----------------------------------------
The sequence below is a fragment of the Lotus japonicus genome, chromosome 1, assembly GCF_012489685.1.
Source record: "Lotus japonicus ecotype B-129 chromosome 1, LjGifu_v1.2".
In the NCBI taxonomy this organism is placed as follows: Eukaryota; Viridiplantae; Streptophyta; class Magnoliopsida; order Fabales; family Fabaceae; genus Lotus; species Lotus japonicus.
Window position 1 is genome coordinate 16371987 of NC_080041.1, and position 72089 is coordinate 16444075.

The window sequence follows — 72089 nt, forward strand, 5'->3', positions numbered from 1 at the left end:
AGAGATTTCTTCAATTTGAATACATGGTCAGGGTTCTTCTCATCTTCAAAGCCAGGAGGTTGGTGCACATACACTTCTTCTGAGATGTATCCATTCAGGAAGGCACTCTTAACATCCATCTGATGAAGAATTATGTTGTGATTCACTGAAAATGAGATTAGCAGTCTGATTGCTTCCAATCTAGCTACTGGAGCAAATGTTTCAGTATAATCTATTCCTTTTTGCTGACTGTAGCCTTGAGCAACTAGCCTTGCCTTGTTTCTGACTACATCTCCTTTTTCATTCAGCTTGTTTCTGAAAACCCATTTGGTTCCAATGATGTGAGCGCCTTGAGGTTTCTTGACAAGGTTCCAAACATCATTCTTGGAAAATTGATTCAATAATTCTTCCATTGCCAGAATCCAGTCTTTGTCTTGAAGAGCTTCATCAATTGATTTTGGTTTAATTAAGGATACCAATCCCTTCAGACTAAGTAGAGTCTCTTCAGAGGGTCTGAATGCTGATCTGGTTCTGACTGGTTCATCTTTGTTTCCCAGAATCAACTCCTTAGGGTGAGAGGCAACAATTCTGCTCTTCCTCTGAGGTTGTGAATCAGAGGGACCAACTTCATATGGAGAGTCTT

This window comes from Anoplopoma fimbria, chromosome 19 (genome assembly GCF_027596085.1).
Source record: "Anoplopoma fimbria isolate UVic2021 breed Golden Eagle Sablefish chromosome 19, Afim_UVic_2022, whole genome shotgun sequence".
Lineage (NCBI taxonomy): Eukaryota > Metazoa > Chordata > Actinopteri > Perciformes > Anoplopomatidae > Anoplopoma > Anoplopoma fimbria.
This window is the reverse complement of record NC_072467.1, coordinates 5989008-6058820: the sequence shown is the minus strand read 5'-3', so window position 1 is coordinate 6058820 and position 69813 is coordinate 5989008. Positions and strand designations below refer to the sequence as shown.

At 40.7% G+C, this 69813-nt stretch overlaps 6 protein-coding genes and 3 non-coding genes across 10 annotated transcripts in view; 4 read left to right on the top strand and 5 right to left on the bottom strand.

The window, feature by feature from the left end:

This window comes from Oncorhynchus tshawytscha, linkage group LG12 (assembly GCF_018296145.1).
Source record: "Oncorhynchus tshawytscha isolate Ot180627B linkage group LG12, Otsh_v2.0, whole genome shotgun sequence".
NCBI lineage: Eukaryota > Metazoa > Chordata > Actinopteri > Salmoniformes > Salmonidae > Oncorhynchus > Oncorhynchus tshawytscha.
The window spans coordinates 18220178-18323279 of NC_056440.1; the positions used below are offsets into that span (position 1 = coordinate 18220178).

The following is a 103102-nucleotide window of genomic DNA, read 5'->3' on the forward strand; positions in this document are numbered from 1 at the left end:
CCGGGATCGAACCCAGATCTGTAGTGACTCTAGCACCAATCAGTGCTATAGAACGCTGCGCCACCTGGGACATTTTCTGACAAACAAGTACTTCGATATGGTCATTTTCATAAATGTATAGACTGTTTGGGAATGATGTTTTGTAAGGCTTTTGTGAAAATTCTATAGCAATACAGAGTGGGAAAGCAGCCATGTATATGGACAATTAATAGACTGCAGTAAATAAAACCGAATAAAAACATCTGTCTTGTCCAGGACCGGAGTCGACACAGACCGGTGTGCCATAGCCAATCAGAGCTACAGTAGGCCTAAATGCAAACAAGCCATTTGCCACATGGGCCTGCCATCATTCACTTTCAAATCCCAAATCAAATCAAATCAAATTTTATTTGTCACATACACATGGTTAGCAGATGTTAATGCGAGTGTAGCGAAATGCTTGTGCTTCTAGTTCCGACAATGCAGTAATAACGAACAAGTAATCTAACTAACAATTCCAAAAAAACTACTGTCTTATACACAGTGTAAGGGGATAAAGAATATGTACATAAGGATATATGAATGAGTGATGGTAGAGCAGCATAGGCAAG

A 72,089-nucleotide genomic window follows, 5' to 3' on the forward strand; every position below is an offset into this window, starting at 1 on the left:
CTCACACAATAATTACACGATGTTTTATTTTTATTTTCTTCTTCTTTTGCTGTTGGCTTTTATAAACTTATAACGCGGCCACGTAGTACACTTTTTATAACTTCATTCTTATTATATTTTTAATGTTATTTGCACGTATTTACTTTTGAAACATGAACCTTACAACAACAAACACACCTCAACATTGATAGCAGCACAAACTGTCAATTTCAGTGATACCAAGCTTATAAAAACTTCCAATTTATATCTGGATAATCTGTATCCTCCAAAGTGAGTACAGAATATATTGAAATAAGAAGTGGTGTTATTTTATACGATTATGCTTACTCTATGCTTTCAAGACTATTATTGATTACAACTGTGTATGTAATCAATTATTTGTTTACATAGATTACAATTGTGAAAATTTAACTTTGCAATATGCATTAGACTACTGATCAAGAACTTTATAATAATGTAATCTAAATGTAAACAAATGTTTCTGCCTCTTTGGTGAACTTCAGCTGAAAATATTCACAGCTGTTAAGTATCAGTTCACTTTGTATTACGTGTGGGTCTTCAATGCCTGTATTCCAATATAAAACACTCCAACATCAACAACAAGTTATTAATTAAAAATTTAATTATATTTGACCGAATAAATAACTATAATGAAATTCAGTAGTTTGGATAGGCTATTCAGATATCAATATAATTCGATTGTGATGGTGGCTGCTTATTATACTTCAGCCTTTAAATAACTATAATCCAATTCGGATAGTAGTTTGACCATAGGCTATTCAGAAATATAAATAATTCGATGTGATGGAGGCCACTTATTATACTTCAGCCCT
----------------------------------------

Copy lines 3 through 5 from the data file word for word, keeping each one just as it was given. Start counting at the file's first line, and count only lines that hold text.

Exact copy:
In the NCBI taxonomy this organism is placed as follows: Eukaryota; Viridiplantae; Streptophyta; class Magnoliopsida; order Fabales; family Fabaceae; genus Lotus; species Lotus japonicus.
Window position 1 is genome coordinate 16371987 of NC_080041.1, and position 72089 is coordinate 16444075.

The window sequence follows — 72089 nt, forward strand, 5'->3', positions numbered from 1 at the left end: